Aren’t they bored of it? Aren’t we?

The film version of Sex and the City has replaced cutting-edge comedy with cut-by-the-pattern soap opera. With the exception of ever salacious Samantha, the other three women are in the throes of drama. Too much of the film is devoted to Carrie’s relationship to Big, Miranda’s anger towards straying hubby Steve and Charlotte’s pregnancy. Even though Samantha has issues around her boyfriend, life in California and—even-weight, it doesn’t seem to matter to the effervescent Kim Cattrall, who still plays her character for comedy.

Sex and the City is long and slow and dramatic. It’s also—heaven forefend!—sweet, especially towards Jennifer Hudson’s character Louise, who arrives to rescue Carrie at a low point.

I wanted to love this film—or at least feel that it’s a guilty pleasure. But unless you love fashion shows—which many do—or the TV show—ditto!—or Kim Cattrall—and there’s a scene where she’s nude except for sushi covering her private parts—this film is a miss.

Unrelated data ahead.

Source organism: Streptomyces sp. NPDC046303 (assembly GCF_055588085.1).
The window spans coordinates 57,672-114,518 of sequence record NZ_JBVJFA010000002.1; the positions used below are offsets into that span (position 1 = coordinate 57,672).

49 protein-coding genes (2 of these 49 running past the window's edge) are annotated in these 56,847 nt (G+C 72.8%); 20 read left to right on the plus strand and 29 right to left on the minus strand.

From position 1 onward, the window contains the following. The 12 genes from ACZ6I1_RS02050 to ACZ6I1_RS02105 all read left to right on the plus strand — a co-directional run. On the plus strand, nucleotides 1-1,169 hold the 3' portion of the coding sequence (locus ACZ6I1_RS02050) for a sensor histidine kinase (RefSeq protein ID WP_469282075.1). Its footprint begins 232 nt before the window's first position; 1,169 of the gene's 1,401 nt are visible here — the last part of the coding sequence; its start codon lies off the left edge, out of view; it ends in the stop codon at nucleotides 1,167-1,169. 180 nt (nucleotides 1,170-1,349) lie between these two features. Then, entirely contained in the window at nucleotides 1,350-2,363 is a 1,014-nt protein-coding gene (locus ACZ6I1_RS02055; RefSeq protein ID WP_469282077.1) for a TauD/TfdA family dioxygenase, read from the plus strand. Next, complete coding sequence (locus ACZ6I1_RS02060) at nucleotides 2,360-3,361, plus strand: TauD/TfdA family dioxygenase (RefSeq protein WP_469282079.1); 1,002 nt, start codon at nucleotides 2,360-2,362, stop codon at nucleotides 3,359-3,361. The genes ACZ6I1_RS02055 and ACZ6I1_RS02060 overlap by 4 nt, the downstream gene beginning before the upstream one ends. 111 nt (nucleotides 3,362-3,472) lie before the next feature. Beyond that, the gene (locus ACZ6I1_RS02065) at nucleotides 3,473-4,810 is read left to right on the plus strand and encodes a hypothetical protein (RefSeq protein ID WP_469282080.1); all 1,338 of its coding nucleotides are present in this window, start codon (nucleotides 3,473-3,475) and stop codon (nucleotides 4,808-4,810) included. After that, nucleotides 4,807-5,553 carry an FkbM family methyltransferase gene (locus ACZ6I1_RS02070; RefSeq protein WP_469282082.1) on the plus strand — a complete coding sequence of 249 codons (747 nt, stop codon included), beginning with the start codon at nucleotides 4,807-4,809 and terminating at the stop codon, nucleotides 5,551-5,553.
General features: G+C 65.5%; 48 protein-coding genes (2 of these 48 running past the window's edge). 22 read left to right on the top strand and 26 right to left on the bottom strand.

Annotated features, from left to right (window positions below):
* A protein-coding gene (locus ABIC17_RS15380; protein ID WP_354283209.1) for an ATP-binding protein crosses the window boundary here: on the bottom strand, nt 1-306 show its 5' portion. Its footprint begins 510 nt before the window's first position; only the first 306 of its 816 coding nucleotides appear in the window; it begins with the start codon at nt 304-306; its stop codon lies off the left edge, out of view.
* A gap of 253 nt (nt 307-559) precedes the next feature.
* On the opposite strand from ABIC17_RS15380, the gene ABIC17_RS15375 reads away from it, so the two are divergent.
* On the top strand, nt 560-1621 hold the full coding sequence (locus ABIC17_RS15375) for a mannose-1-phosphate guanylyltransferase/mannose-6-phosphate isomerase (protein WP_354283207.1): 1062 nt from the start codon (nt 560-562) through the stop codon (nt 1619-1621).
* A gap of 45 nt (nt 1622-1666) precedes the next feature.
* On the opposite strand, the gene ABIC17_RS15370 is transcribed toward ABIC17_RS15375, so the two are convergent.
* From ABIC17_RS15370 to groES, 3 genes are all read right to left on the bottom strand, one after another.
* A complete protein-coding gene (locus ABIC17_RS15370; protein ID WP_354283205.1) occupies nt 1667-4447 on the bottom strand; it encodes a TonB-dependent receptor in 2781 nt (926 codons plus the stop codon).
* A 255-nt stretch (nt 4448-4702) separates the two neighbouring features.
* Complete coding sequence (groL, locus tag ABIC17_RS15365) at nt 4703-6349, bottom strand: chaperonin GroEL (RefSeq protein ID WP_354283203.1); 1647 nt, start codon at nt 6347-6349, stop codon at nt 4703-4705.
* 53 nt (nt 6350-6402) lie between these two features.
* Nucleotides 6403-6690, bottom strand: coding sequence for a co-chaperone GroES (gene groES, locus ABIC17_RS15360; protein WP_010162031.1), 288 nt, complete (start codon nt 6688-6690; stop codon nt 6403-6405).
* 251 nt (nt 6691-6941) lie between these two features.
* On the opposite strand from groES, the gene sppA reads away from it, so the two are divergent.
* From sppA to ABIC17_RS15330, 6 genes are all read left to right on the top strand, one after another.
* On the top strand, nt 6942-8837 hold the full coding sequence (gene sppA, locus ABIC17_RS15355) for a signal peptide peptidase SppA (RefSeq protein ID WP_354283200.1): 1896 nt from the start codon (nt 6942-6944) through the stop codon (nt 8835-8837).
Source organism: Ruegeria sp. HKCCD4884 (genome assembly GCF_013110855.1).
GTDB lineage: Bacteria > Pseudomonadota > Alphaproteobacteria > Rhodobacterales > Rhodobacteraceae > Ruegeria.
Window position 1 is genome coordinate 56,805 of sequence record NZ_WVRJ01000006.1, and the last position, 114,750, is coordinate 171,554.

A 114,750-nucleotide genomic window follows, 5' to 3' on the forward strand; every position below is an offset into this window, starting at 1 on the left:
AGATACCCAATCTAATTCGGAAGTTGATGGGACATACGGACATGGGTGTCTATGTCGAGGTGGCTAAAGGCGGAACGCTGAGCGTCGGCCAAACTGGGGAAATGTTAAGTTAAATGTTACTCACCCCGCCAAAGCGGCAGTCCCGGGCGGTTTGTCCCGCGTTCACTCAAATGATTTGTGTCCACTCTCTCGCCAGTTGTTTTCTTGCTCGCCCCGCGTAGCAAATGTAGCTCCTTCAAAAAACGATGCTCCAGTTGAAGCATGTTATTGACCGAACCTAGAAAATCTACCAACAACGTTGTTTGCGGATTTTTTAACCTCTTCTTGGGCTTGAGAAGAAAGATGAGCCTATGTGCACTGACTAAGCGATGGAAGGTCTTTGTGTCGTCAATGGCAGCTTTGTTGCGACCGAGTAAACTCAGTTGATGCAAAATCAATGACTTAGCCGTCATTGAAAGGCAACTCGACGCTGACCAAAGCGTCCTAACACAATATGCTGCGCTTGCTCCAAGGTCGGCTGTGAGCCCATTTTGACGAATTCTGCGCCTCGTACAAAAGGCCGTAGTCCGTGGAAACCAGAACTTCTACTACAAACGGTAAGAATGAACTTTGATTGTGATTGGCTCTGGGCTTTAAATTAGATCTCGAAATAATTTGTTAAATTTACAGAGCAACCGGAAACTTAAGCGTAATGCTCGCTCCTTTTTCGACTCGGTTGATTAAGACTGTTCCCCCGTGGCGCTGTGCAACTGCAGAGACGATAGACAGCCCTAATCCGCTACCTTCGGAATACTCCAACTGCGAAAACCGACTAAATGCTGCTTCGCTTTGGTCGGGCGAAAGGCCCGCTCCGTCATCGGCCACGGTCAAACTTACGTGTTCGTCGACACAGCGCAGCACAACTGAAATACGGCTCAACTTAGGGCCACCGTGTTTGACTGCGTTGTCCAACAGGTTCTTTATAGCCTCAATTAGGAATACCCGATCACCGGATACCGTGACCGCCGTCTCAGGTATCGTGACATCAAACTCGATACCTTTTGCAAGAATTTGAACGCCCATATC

Mister Lonely

Michael Jackson falls in love with Marilyn Monroe in the new indie film Mister Lonely. Ok, they’re modern day impersonators, but if that premise doesn’t intrigue audiences, what will?

How about a secondary plot about a nun falling out of a plane and miraculously falling unscathed to the earth?

Having grabbed your attention, director Harmony Korine takes you to a commune of impersonators in the Scottish highlands. Marilyn’s husband Charlie Chaplin lives there along with their daughter Shirley Temple. James Dean and Madonna are a hot couple, wandering through the gorgeous landscape. A foul-mouthed Abraham Lincoln tends to the sheep farm. They all embrace Michael Jackson as their brother in arms—or is that moonwalking feet?